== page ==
KANSAS CITY, Kan. – Though it was nail-biting for different reasons, both Joey Logano and Chase Elliott narrowly staved off elimination as the second round of the Monster Energy NASCAR Cup Series playoffs came to a close Sunday at Kansas Speedway.
Logano, who appeared to be comfortably safe on points inside of 20 to go, saw his postseason hopes thrown into jeopardy when he was caught up in an accident on the first of two overtime attempts, sliding through the frontstretch grass and damaging his Ford.
The defending Cup champion came to pit road, got the necessary repairs from his crew, and was able to salvage a 17th-place finish – ending up seventh in the playoff standings and a scant nine points above the cut line at the end of the day.
“Nine points after three races,” said Logano. “Every one them matters for sure. You just have to fight for every point. Everyone does the same thing — it’s tough. You see a late race restart in Kansas, and it’s like, ‘Oh boy, we’re about to crash some stuff’ because everyone is trying to get every point possible — especially when cars are right on the cut line and know they have to pass three or four cars. Then it becomes a real mess.
“Luckily we made it.”
Sunday’s end result also validated Logano’s reasoning behind racing as hard as he did a week earlier at Dover (Del.) Int’l Speedway, where he was maligned for doing so as a car that was many laps down but ultimately gained three critical points because of it.
Those – combined with a stage win Sunday in Kansas – helped keep his title hopes alive.
“Surviving and advancing was this whole round for us,” said Logano. “It started in Dover, when we watched the race start in the garage. Then (we had) the crash in Talladega, but scored enough stage points and an OK-enough finish to get some points. Then today — whew, we got that stage win which was great and that is a (playoff) point that will continue on, so that’s a big deal. We needed every point we could (get), and it looked like we were in a good spot. Next thing you know, they’re wrecking on the outside and I get hit and I’m going through the grass.
“I felt comfortable before that … I didn’t hit anything so I got lucky for sure. I have been lucky a few times. … It was a hard-fought and blue-collar round, for sure.”
In contrast, Chase Elliott found himself in what appeared to be a must-win situation over the final laps, running second and needing desperately to pass Denny Hamlin for the victory.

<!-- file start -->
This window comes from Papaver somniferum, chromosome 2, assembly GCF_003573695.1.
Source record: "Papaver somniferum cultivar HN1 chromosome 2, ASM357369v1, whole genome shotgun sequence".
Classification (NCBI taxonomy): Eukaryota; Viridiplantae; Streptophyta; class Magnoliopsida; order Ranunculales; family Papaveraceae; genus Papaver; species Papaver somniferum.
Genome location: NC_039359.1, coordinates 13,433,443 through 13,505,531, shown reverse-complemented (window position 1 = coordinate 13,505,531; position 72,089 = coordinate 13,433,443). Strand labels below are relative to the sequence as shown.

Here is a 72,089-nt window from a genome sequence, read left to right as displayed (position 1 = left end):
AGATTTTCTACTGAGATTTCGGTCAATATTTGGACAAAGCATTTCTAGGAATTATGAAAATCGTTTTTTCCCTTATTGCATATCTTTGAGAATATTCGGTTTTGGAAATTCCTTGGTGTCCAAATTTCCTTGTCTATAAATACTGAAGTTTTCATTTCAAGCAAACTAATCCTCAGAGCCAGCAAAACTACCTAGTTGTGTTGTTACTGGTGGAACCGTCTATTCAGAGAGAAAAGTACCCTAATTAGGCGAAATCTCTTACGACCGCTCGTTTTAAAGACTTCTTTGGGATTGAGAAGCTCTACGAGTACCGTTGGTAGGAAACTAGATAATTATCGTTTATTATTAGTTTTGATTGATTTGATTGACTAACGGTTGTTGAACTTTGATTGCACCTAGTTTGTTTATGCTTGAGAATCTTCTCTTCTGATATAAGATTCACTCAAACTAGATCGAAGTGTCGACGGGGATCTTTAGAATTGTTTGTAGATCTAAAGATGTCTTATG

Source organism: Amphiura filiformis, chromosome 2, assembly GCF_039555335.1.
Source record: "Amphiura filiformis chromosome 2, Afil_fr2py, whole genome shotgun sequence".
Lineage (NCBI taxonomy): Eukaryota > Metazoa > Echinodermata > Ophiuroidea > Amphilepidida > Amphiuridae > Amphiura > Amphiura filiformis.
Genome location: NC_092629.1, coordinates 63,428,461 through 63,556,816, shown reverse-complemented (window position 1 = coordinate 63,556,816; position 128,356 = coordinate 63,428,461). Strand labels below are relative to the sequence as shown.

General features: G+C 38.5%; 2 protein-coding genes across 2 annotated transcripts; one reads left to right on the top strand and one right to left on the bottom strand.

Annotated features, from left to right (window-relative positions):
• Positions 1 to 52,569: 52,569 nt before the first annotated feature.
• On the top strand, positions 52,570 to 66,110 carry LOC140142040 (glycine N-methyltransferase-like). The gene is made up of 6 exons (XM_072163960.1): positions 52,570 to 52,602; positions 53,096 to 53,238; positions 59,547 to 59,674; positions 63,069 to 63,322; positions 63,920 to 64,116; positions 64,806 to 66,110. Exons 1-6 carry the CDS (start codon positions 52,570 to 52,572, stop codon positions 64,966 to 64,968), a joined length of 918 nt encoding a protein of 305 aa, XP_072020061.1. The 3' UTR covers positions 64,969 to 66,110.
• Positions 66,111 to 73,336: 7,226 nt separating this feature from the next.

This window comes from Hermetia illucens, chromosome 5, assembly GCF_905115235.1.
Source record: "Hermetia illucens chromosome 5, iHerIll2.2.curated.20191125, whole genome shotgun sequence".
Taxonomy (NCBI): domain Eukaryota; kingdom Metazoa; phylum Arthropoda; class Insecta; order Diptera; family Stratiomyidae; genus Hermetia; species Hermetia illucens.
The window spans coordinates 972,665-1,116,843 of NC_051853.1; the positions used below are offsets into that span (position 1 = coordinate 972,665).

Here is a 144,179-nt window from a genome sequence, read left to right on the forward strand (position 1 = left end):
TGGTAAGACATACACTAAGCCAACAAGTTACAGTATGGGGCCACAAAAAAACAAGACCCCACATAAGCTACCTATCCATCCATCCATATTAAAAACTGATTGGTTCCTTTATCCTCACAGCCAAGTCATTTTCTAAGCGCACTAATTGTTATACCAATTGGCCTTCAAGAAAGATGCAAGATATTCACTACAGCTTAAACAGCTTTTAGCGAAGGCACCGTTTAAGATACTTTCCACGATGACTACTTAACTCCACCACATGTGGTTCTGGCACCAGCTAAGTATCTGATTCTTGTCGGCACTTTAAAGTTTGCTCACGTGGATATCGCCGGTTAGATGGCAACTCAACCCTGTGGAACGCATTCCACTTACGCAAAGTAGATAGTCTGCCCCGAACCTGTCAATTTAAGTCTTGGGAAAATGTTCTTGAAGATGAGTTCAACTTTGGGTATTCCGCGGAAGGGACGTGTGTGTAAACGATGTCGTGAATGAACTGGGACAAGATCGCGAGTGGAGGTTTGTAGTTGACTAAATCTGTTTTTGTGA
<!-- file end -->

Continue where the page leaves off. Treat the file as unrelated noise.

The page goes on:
At least, that was the case until the second and final overtime attempt, when Brad Keselowski – who Elliott was battling for the last berth in the Round of 8 – was shuffled back to 19th on the final lap, after needing to stay within 14 positions of Elliott to move on.
The net result was a three-point cushion for the Dawsonville, Ga., young gun and fan favorite, making him the lone Hendrick Motorsports driver to move into the next round.
“Honestly, I was just trying to win the race and the rest of it just kind of fell into our hands a little bit, with the 2 (Brad Keselowski) having a misfortune and the 22 (Joey Logano) being in that crash,” Elliott noted. “Luckily, we got a good bit of stage points in that first one, got five more in the second stage, and battled for the win. I was proud of that.
“We weren’t the best car by any stretch, but I did feel like we came here with the mindset to win and I was proud of the fact that we came here and fought for a win.”
That fight was necessary, particularly in Elliott’s eyes, because he believed the only way that he’d get through to the playoff semifinals was by beating Hamlin to the checkered flag.
In lieu of that, he was just scrapping for every position he could steal in the closing laps.
“It was just about trying to get as many points as we could get. In our case, I was under the impression that we had to win all the way up to the end of the race,” Elliott explained. “It was a lot of good fortune for us there at the end, a lot of luck and just being in the right place at the right time. There was a great pit stop there at the end that put us in position.
“I really through we were out. I had a pretty good restart, gave Denny (Hamlin) a push and I think William (Byron) didn’t get as good as a restart. So, he wasn’t pushing me and that was what I kind of needed I felt like to give Denny a run,” he added. “Once we singled out, it takes more than a couple of laps to get the momentum up now. So, it was going to be really tough. Denny did a good job on the bottom at not making any mistakes.
“From there, it was a lot of luck and I’m thankful it worked out for us.”